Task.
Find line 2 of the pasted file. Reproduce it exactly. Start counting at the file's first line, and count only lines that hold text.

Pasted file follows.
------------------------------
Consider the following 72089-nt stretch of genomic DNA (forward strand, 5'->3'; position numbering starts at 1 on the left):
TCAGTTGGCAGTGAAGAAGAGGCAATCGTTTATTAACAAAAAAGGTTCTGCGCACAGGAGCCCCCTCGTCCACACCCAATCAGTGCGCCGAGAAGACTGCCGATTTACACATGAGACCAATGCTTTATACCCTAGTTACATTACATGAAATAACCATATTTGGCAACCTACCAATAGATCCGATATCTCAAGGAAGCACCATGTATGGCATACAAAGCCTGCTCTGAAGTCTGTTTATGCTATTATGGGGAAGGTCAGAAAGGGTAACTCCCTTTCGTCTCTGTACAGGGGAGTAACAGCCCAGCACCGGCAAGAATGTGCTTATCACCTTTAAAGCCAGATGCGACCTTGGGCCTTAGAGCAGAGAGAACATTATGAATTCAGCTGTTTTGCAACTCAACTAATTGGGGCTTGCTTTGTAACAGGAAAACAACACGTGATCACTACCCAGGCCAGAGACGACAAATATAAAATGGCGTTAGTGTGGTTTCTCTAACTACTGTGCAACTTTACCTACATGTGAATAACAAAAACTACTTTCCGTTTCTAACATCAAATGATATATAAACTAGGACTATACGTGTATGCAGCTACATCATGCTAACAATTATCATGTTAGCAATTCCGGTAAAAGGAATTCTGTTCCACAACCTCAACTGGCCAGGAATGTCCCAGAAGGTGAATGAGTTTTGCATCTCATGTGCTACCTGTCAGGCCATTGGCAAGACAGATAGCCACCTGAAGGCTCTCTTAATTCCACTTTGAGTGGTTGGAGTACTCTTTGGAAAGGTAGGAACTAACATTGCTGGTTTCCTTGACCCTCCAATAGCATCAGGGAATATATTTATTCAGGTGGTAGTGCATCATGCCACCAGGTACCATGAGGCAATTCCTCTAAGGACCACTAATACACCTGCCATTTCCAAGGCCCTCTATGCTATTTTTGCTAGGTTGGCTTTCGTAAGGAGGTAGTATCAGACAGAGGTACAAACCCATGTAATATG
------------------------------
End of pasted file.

TCAGTTGGCAGTGAAGAAGAGGCAATCGTTTATTAACAAAAAAGGTTCTGCGCACAGGAGCCCCCTCGTCCACACCCAATCAGTGCGCCGAGAAGACTGCCGATTTACACATGAGACCAATGCTTTATACCCTAGTTACATTACATGAAATAACCATATTTGGCAACCTACCAATAGATCCGATATCTCAAGGAAGCACCATGTATGGCATACAAAGCCTGCTCTGAAGTCTGTTTATGCTATTATGGGGAAGGTCAGAAAGGGTAACTCCCTTTCGTCTCTGTACAGGGGAGTAACAGCCCAGCACCGGCAAGAATGTGCTTATCACCTTTAAAGCCAGATGCGACCTTGGGCCTTAGAGCAGAGAGAACATTATGAATTCAGCTGTTTTGCAACTCAACTAATTGGGGCTTGCTTTGTAACAGGAAAACAACACGTGATCACTACCCAGGCCAGAGACGACAAATATAAAATGGCGTTAGTGTGGTTTCTCTAACTACTGTGCAACTTTACCTACATGTGAATAACAAAAACTACTTTCCGTTTCTAACATCAAATGATATATAAACTAGGACTATACGTGTATGCAGCTACATCATGCTAACAATTATCATGTTAGCAATTCCGGTAAAAGGAATTCTGTTCCACAACCTCAACTGGCCAGGAATGTCCCAGAAGGTGAATGAGTTTTGCATCTCATGTGCTACCTGTCAGGCCATTGGCAAGACAGATAGCCACCTGAAGGCTCTCTTAATTCCACTTTGAGTGGTTGGAGTACTCTTTGGAAAGGTAGGAACTAACATTGCTGGTTTCCTTGACCCTCCAATAGCATCAGGGAATATATTTATTCAGGTGGTAGTGCATCATGCCACCAGGTACCATGAGGCAATTCCTCTAAGGACCACTAATACACCTGCCATTTCCAAGGCCCTCTATGCTATTTTTGCTAGGTTGGCTTTCGTAAGGAGGTAGTATCAGACAGAGGTACAAACCCATGTAATATG